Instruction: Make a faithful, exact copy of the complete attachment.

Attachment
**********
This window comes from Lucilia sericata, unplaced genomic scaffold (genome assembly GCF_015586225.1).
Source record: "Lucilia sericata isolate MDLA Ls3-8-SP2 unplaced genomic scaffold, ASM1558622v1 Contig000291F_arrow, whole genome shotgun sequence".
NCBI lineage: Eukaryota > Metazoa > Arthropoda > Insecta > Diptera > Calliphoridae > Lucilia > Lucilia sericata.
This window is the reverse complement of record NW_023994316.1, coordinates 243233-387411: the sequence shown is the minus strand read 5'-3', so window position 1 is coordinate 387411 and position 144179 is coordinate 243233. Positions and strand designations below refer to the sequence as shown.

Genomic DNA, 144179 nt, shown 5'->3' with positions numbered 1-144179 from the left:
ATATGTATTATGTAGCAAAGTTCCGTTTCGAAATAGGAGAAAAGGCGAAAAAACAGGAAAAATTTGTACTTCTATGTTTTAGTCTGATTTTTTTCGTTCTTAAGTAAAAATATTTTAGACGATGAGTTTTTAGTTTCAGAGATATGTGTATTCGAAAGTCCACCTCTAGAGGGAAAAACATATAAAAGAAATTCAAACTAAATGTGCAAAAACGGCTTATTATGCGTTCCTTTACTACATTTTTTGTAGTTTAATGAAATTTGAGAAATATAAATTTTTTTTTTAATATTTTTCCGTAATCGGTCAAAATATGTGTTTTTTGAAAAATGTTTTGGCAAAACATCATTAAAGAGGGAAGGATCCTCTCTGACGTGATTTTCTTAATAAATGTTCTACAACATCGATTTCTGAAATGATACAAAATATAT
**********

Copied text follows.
This window comes from Lucilia sericata, unplaced genomic scaffold (genome assembly GCF_015586225.1).
Source record: "Lucilia sericata isolate MDLA Ls3-8-SP2 unplaced genomic scaffold, ASM1558622v1 Contig000291F_arrow, whole genome shotgun sequence".
NCBI lineage: Eukaryota > Metazoa > Arthropoda > Insecta > Diptera > Calliphoridae > Lucilia > Lucilia sericata.
This window is the reverse complement of record NW_023994316.1, coordinates 243233-387411: the sequence shown is the minus strand read 5'-3', so window position 1 is coordinate 387411 and position 144179 is coordinate 243233. Positions and strand designations below refer to the sequence as shown.

Genomic DNA, 144179 nt, shown 5'->3' with positions numbered 1-144179 from the left:
ATATGTATTATGTAGCAAAGTTCCGTTTCGAAATAGGAGAAAAGGCGAAAAAACAGGAAAAATTTGTACTTCTATGTTTTAGTCTGATTTTTTTCGTTCTTAAGTAAAAATATTTTAGACGATGAGTTTTTAGTTTCAGAGATATGTGTATTCGAAAGTCCACCTCTAGAGGGAAAAACATATAAAAGAAATTCAAACTAAATGTGCAAAAACGGCTTATTATGCGTTCCTTTACTACATTTTTTGTAGTTTAATGAAATTTGAGAAATATAAATTTTTTTTTTAATATTTTTCCGTAATCGGTCAAAATATGTGTTTTTTGAAAAATGTTTTGGCAAAACATCATTAAAGAGGGAAGGATCCTCTCTGACGTGATTTTCTTAATAAATGTTCTACAACATCGATTTCTGAAATGATACAAAATATAT